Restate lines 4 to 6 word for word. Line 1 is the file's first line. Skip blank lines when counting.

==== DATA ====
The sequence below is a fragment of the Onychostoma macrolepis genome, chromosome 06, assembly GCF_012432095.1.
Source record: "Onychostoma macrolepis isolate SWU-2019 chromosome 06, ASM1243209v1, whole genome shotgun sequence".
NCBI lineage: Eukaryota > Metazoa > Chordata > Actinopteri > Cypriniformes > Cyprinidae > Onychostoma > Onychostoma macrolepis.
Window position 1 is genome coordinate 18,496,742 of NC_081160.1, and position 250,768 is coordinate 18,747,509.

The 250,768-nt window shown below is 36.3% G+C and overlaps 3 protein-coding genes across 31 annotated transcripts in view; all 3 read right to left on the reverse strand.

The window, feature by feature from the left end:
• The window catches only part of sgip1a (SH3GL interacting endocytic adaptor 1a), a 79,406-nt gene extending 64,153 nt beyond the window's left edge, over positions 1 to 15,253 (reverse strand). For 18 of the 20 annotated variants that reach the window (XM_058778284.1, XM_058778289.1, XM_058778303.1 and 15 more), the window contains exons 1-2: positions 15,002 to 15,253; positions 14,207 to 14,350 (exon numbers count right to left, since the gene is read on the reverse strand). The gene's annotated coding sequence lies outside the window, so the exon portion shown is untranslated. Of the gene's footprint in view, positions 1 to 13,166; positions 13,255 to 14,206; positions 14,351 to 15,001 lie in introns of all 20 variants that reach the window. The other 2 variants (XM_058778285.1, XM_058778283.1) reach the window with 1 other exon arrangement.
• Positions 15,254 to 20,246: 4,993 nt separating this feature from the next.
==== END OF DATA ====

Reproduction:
Window position 1 is genome coordinate 18,496,742 of NC_081160.1, and position 250,768 is coordinate 18,747,509.

The 250,768-nt window shown below is 36.3% G+C and overlaps 3 protein-coding genes across 31 annotated transcripts in view; all 3 read right to left on the reverse strand.

The window, feature by feature from the left end: